Friday, February 9, 2018
Justice Sonia Sotomayor this week homed in on pay inequality as one of the country’s biggest issues, as lawsuits are underway challenging the gender pay gaps at major companies and the Trump administration defends its scuttling of an expanded federal pay data rule.
In an appearance Wednesday at Brown University, Sotomayor was asked by a student what she considered the greatest challenges facing women.
“Women doing the same work still earn less than men. You can’t fight the facts. Pay equality is one of the biggest issues our nation faces,” Sotomayor said.
In November, the National Women’s Law Center and the Labor Council for Latin American Advancement sued the Trump administration’s Office of Management and Budget and the U.S. Equal Employment Opportunity Commission. They charged that government officials illegally blocked an Obama administration rule that would have required employers with 100 or more employees to report pay for their employees by race, gender and ethnicity.
The data rule was eliminated without explanation or opportunity for public comment, according to the lawsuit filed in U.S. District Court for the District of Columbia.***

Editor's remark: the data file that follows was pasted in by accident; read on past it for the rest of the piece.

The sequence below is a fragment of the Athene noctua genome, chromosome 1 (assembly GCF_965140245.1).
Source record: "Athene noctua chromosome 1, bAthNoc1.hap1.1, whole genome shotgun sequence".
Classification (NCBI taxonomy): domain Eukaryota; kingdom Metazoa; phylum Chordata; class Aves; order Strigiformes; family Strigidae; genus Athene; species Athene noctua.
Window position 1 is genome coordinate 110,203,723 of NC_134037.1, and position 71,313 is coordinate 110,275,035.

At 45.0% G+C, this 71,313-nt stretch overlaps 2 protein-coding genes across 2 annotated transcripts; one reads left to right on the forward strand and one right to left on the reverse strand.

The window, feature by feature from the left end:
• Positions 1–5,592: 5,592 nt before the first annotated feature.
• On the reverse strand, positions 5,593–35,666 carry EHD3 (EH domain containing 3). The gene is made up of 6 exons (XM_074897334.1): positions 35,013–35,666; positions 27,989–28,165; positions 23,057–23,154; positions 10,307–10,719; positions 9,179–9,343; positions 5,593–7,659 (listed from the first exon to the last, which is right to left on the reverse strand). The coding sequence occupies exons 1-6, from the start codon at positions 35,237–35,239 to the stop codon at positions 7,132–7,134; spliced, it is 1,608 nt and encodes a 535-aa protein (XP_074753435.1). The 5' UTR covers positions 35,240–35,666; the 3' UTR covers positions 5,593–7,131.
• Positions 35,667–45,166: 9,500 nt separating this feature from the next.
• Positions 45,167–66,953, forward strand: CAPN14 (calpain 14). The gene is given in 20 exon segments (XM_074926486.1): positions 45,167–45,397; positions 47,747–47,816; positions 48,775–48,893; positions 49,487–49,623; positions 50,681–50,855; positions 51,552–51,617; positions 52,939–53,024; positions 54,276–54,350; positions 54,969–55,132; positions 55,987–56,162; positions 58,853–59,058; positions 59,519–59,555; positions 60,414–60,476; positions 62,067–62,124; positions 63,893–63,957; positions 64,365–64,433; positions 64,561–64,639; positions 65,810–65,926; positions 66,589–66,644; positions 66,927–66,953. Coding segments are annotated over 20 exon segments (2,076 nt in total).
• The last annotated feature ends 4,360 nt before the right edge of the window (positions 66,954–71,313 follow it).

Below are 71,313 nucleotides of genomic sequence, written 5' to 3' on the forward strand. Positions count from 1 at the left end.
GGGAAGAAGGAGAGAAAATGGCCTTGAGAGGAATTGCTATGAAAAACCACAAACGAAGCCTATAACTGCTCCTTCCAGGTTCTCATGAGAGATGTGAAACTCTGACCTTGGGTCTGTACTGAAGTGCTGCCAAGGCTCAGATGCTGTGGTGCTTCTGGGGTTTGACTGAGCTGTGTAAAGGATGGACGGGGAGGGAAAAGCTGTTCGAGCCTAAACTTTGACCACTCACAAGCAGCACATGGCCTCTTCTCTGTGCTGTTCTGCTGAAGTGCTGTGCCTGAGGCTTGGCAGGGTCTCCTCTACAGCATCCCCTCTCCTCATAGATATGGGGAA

Pay inequality wasn’t the only gender-related challenge on Sotomayor’s mind during the Brown discussion. She made a larger point about gender equality in the law:
“When I started, [law] firms of 300 and 400 had one or two female partners, and they were touting how progressive they were. What a joke, right? They told me that over time, we would reach equality. Well, I started in 1979, and there’s still only one-third women as federal judges, and we’re a lot of women in the profession. So, what’s happening?”
Thursday, February 8, 2018
The Supreme Court's New Approach to Pregnancy Discrimination and Pregnancy as a Normal Condition of Employment
Reva Siegel, Pregnancy as a Normal Condition of Employment: Comparative and Role-Based Accounts of Discrimination, William & Mary L. Rev (forthcoming)
As the Pregnancy Discrimination Act of 1978 (PDA) turns forty, it is time to consider how we define pregnancy discrimination.
In recent years, courts have come to define pregnancy discrimination almost exclusively through comparison. Yet our understanding of discrimination, inside and outside the pregnancy context, depends on judgments about social roles as well as comparison. In enacting the PDA, Congress repudiated employment practices premised on the view that motherhood is the end of women’s labor force participation, and affirmed a world in which women as well as men would combine work and family—a world in which pregnancy would be a normal condition of employment. A social-roles analytic helps explain the logic of pregnancy discrimination, whether it assumes the form of hostility to pregnant workers or a simple failure to accommodate.